From a qualified teacher and specialist SEN tutor, read how homeschooling and online learning has affected children with special educational needs.
In 2020, the pandemic forced teachers, parents and children to teach and learn in a way never seen before. Once locked down, tech came to our rescue, keeping children’s learning going with live Zoom and Teams lessons, recorded video lessons and digital classroom environments.
So far so good, but nine months later, we know that the quality and quantity of learning has been worryingly varied. Furthermore, many children and families are simply not able to access learning due to lack of devices, data, Wi-Fi signal and overcrowded home environments. There is great pressure on both parents and children to keep up with schoolwork, anxiety around exams and the difficulty of juggling schoolwork with family life and parents with their own workload to cram in.
But what about students with additional needs? For many parents of children with SEN, homeschooling has presented an entirely new kind of challenge.
One interesting thought has struck me about online learning for SEN children in the pandemic. Most SENCO’s assumed online learning would be a disaster for these children, and whilst homeschooling was certainly a hurdle for parents to overcome and much flexibility was required, many families I work with in fact reported that the change of environment and delivery of information was actually helpful in some ways. For children who struggle to focus and find classroom settings overwhelming, online lessons provided a new and helpful gateway to learning.
Online Learning and SEN: Unexpected Benefits
As a SEN specialist, I pride myself on examining the whole picture of a child’s development in a way that class teachers cannot because I am afforded so much more one-on-one time with children. With this in mind, I pay attention not only to the academic progress of a pupil but also their emotional wellbeing. It was a cause of great concern to me that pupils with additional needs would experience feelings of distress due to the change in environment and switch to online learning. I worried about the disruption in routine causing a lack of focus and interest; lack of social contact causing feelings of isolation and lessening confidence. I also worried that there might be overriding anxiety and frustration about falling behind at school, struggling to understand the work set or anxiety about the coronavirus itself. Parents are not trained teachers, so the burden for them was also great – and, in many cases, they were left to fend for themselves by an educational landscape in great turmoil.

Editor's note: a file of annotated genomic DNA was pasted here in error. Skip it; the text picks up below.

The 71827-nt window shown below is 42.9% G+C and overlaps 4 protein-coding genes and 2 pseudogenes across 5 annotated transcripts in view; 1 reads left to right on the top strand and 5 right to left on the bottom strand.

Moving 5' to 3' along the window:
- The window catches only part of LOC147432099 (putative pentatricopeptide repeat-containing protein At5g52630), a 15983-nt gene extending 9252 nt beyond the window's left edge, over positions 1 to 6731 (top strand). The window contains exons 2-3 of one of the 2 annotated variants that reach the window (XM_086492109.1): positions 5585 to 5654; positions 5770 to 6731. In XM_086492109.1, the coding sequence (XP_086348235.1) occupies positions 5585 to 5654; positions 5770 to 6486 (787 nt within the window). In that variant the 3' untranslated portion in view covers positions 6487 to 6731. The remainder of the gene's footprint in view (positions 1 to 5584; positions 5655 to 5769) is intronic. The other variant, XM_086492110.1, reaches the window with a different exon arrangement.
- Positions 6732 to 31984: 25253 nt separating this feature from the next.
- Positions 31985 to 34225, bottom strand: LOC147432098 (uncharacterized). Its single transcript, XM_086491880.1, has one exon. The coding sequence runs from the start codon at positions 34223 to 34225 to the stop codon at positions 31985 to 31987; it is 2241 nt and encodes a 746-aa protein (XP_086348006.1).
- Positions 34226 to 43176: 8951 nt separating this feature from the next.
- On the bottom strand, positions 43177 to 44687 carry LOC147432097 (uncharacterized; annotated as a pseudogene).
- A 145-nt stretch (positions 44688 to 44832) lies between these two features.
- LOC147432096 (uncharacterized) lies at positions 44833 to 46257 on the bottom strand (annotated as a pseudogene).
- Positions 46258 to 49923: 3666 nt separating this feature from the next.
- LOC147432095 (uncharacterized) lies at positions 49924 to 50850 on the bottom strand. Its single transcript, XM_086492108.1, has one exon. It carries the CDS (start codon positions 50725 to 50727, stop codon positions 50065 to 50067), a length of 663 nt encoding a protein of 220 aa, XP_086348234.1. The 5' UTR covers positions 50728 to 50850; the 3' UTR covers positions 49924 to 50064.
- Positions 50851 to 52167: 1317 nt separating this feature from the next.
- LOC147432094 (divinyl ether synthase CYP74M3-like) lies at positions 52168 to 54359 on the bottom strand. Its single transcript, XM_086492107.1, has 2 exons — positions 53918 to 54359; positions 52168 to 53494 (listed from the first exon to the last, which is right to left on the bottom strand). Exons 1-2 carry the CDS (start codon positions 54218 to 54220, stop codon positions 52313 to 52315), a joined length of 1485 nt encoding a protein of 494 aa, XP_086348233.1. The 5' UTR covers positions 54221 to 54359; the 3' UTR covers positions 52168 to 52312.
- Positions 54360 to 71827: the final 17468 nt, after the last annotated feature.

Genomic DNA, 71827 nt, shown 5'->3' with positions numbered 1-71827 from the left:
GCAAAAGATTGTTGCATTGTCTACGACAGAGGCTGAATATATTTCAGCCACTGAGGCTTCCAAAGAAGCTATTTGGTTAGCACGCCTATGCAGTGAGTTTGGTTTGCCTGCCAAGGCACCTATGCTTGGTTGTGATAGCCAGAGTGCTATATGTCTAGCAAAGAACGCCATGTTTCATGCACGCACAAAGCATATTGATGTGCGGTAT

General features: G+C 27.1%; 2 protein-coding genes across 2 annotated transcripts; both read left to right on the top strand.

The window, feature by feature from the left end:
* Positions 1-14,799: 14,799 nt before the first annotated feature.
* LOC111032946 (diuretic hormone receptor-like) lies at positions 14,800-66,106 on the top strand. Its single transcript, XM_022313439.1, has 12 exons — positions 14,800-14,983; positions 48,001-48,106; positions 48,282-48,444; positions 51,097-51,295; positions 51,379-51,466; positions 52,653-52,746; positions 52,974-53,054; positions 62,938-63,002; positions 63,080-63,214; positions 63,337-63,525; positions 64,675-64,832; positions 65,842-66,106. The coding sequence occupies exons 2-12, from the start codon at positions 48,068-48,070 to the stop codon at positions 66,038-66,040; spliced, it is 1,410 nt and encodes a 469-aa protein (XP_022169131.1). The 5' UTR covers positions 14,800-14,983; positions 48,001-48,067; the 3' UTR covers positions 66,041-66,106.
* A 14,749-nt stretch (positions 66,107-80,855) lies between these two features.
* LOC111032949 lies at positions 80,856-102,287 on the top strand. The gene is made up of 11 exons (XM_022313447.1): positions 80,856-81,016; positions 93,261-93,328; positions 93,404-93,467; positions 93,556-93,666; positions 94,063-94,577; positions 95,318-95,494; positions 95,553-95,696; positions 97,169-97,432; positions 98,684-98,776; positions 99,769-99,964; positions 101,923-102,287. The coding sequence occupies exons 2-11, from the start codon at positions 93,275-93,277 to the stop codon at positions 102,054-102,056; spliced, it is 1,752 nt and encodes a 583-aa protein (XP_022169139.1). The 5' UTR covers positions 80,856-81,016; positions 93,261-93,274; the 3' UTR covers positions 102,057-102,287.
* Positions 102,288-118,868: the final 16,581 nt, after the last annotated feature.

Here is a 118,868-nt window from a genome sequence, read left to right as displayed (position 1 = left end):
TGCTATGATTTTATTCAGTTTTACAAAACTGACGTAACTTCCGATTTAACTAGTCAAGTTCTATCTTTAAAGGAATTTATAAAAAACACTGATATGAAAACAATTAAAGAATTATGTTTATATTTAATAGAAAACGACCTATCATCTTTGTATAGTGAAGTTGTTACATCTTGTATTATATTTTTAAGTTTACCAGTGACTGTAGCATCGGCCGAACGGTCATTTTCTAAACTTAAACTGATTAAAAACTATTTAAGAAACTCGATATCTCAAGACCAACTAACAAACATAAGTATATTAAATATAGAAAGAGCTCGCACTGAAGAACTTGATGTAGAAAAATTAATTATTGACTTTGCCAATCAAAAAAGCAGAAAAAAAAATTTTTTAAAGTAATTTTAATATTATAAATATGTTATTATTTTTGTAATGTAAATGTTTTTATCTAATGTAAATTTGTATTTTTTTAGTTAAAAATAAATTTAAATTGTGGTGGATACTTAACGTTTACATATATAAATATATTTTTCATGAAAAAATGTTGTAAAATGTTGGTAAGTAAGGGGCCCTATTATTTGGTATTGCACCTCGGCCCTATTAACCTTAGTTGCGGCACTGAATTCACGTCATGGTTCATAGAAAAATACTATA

I, too, had to adapt. Thankfully online learning was up and running in some schools prior to the pandemic, so I was well set up to meet these new challenges head-on. I was, however, concerned about the impact it would have on my pupils. However, to my surprise, a large number of children, particularly those with certain additional learning needs – were not adversely affected by the change in the educational setting; in fact, they thrived in this new environment, free from the pressure of scrutiny by peers and teachers. Could online learning and SEN be a surprisingly effective combination?
Benefits of Online Learning for SEN Students
There have been many positives associated with online learning for students with SEN. In my experience, these include:
Reduced social anxiety
For many SEN children, classroom interactions can be daunting – whether that’s conversing with classmates or teachers or the noisiness of the classroom overall. This can detract from their enjoyment of learning and how effectively they’re able to absorb the material under discussion.
Social interactions are not only a source of anxiety, but also diversion, and that’s just one example of the multiple distractions present in a school setting. For students with ADD and ADHD, the relative calm and isolation of learning online at home can be extremely helpful.
Comfort with technology
Technology is a source of solace to many students; as a generation, they’re familiar with myriad forms of technology, and, for students with SEN, technology appears impersonal, less invasive, and non-threatening. It’s binary: it works or it doesn’t. When it takes on more prominence – as it must during online tuition – technology can be comforting and conducive to learning.
Highly adaptive delivery
With learning online, as in face-to-face settings, educators can tailor lessons according to the student, but for many SEN pupils, the barrier of the computer screen makes it easier for them to relax and participate. Teachers are also able to make greater use of audio, visual, or interactive materials, and students can work entirely at their own pace, playing lessons back or downloading material as necessary. This enhanced flexibility can improve a student’s appreciation of learning in new and robust ways.
Hope for the future
With coronavirus cases remaining very high in the UK, schools closed and most exams cancelled, much about this academic year feels uncertain. However, it seems clear to all that online learning is now an integral part of any educational apparatus. To my mind, lockdown was a precursor to broader change: an enforced, widespread trial of twentieth-century pedagogy and tech versus twenty-first-century pedagogy and tech. The results of this trial will reverberate well beyond the pandemic.
As a means of providing support and guidance in a flexible way, online learning cannot be discounted; and, when delivered by highly-qualified, experienced teachers or tutors, it can be a very effective learning tool. Balance is crucial – the benefits spending time with other human beings and enjoying social time and interaction should not be forgotten – but when utilised as part of a wider programme, online tutoring may offer an unexpectedly powerful gateway to educational success for students with SEN.